The nations will share intelligence on cyberthreats, and collaborate on network defenses and security.

Edward Gately, Senior News Editor

July 19, 2021

5 Min Read
businessman pointing finger

The Biden administration and Western allies are blaming China for the massive cyberattack earlier this year on Microsoft Exchange servers.

A new joint effort by NATO members, the European Union, Australia, New Zealand and Japan called out and confronted the threat posed by Chinese state-sponsored cyberattacks. The nations will share intelligence on cyberthreats, and collaborate on network defenses and security.

“The United States is deeply concerned that the People’s Republic of China (PRC) has fostered an intelligence enterprise that includes contract hackers who also conduct unsanctioned cyber operations worldwide, including for their own personal profit,” the White House said. “As detailed in public charging documents unsealed in October 2018, and July and September 2020, hackers with a history of working for the PRC Ministry of State Security (MSS) have engaged in ransomware attacks, cyber-enabled extortion, cryptojacking and rank theft from victims around the world, all for financial gain.”

Massive Worldwide Impact

The China hackers targeted on-premises Microsoft Exchange business email software globally. Before Microsoft released its security updates, MSS-affiliated cyber operators exploited Exchange vulnerabilities, the White House said. The hackers compromised tens of thousands of computers and networks worldwide. It resulted in significant remediation costs for its mostly private-sector victims.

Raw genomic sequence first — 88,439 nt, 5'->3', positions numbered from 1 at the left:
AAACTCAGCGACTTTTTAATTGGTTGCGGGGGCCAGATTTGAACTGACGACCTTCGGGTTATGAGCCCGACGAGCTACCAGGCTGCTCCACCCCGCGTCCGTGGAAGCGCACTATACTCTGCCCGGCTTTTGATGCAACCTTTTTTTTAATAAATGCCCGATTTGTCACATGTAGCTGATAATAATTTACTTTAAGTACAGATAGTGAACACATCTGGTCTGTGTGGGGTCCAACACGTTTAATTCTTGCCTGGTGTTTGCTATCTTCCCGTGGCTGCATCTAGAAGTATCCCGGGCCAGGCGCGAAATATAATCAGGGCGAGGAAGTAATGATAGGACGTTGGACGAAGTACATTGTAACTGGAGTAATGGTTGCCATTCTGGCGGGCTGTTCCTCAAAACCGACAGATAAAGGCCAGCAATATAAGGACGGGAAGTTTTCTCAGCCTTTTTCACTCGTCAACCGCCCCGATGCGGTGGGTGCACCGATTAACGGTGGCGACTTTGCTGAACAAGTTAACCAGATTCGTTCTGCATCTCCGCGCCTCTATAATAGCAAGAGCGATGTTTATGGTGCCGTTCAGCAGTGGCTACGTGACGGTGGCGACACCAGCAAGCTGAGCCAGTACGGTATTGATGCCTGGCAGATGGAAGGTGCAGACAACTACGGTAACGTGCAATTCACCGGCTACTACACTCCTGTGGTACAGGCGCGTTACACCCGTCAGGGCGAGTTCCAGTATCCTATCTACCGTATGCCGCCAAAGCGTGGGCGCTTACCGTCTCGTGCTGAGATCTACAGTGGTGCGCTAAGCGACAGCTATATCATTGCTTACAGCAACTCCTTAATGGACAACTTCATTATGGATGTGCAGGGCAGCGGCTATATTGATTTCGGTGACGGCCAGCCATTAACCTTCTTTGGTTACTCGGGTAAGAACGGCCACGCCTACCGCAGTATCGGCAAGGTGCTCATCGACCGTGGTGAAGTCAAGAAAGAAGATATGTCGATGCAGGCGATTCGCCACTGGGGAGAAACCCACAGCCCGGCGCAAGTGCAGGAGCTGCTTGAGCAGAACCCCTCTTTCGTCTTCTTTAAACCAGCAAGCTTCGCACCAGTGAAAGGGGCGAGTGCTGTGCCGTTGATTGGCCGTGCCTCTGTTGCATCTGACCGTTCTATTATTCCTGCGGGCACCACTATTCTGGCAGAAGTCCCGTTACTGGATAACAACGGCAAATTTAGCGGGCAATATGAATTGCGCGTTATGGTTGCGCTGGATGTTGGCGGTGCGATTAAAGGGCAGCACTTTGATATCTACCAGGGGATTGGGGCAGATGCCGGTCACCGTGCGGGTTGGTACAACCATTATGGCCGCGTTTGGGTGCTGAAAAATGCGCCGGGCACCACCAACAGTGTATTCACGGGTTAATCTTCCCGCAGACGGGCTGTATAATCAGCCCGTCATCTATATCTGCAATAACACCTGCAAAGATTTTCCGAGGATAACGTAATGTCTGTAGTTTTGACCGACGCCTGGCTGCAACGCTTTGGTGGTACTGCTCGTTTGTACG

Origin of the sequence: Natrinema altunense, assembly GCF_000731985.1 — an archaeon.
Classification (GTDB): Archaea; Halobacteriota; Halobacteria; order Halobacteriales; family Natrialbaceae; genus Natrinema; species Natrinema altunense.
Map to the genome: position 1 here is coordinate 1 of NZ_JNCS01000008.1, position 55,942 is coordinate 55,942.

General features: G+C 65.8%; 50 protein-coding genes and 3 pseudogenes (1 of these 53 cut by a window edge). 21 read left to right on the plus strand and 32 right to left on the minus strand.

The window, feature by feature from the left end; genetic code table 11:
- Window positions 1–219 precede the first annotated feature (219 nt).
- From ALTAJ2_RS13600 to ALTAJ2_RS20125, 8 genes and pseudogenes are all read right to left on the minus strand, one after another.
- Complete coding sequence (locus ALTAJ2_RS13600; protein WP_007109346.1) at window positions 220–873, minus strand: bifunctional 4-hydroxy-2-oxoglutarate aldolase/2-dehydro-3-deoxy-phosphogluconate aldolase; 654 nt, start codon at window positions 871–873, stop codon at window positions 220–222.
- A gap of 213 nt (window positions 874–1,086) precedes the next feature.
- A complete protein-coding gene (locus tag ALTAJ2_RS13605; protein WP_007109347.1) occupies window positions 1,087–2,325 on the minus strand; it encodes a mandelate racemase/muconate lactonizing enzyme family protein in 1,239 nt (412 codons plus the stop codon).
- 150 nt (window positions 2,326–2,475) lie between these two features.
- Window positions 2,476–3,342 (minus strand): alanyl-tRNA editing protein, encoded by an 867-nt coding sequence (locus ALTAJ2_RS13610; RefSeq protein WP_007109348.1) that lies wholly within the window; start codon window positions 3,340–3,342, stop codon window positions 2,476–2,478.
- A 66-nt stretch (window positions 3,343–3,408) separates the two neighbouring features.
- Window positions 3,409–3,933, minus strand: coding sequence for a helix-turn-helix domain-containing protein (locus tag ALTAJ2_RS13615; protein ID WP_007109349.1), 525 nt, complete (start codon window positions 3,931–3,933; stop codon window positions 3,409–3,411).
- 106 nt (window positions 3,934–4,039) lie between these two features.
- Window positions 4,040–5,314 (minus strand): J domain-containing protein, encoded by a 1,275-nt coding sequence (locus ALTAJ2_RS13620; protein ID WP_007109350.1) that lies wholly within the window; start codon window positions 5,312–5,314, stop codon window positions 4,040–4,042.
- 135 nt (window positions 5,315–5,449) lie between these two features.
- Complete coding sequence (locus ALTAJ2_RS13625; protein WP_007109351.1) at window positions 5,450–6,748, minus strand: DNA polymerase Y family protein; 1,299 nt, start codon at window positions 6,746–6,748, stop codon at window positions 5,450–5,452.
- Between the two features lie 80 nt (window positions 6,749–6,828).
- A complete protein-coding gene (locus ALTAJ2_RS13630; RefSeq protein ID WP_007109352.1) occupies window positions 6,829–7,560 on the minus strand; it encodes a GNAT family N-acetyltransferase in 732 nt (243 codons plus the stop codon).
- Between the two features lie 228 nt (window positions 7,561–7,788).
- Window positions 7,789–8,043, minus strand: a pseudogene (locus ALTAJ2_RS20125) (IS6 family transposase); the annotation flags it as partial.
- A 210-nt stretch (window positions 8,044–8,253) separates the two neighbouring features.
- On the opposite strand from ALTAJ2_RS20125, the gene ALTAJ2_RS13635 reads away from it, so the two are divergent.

Microsoft attributed the attack to HAFNIUM, a group considered to be state-sponsored and operating out of China.

In addition, the U.S. Department of Justice (DoJ) announced criminal charges against four MSS hackers addressing activities concerning a multiyear campaign targeting foreign governments and entities in key sectors. Those include maritime, aviation, defense, education and health care in a least a dozen countries.

DoJ documents outline how MSS hackers pursued the theft of Ebola virus vaccine research. It demonstrates China’s theft of intellectual property, trade secrets and confidential business information extends to critical public health information.

The FBI, National Security Agency (NSA) and Cybersecurity and Infrastructure Security Agency (CISA) have issued a new advisory. It lists 50 tactics, techniques and procedures (TTPs) that Chinese state-sponsored hackers employ.

Real-Time Data ‘Extremely Useful’ to Prevent Attacks

Mark Ostrowski Is Check Point Software Technologies‘ head of engineering.


Check Point Software’s Mark Ostrowski

“CISA and FBI have done an admirable job informing public and private sectors of TTPs of known indicators of compromise (IOCs) of this incident and others,” he said. “Further alerts of real-time data are extremely useful and can be consumed in real time by U.S. organizations for prevention.”

More communication and collaboration between the public and private sectors will increase information sharing and prevention, Ostrowski said. This will make a difference as long as the recipients of the data can take action immediately.